Spanning Tree Protocol
Spanning Tree Protocol (STP) allows network configurations that have “backup” paths between stations and/or mitigates the consequences of errors in network planning.
Without STP, redundant paths through an Ethernet network form loops which cause packets to be continually recirculated in a “storm” which disrupts the network. STP selectively disables switch ports to keep exactly one path at a time open.
Spanning Tree Protocol typically runs on switches like the Transition Networks Management Aggregation Converter (SMACF100). The STP module transmits and receives BPDU’s (Bridge Protocol Data Units) which permit the module to learn the topology of the network and disable ports if necessary.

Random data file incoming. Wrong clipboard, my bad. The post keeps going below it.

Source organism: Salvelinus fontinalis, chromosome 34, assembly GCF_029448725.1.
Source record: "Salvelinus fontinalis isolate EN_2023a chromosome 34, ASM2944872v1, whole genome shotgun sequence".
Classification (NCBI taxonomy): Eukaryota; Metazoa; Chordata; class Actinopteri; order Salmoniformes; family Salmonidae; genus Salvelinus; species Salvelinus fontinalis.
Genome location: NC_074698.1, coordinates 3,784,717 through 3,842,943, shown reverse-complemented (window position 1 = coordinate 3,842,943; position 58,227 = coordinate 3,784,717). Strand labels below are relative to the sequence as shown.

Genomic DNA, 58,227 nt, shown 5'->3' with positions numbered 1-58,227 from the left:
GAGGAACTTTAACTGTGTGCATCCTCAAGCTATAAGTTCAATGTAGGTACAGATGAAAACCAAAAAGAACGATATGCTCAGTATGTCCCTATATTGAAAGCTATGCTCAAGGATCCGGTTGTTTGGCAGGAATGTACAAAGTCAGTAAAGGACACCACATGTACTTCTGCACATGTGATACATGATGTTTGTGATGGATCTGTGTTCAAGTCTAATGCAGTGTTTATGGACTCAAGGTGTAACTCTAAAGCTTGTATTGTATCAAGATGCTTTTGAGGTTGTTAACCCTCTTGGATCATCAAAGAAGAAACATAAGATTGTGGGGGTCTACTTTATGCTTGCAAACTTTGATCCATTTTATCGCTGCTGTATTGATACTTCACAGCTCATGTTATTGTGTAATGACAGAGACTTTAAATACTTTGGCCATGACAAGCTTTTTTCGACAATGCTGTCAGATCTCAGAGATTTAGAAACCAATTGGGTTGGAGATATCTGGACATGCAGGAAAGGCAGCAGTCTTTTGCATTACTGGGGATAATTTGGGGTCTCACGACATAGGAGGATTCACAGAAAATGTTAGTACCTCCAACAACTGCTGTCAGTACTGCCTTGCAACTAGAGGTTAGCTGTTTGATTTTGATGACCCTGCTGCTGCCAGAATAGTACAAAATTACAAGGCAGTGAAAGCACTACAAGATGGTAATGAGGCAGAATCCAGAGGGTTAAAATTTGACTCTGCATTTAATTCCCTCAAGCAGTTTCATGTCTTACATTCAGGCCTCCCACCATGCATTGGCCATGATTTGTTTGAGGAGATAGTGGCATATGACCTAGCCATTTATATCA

The possible states that a Spanning Tree port can be in are:
notSupported(1)The port does not support Spanning Tree.
disabled(2)Link is down. When link comes up, the port will enter
blocking(3)A loop has been detected. Forwarding is disabled.
listening(4)Listening for BPDU’s (i.e. network topology description). Within 15 seconds, the port will switch to either
learning(5)Learning MAC addresses for 15 seconds, in preparation for entering
forwarding(6)Normal operation. Spanning Tree protocol has determined that the port may forward packets, or Spanning Tree is disabled (in which case all ports automatically enter
forwarding(6)state, even if loops and network disruption are the result.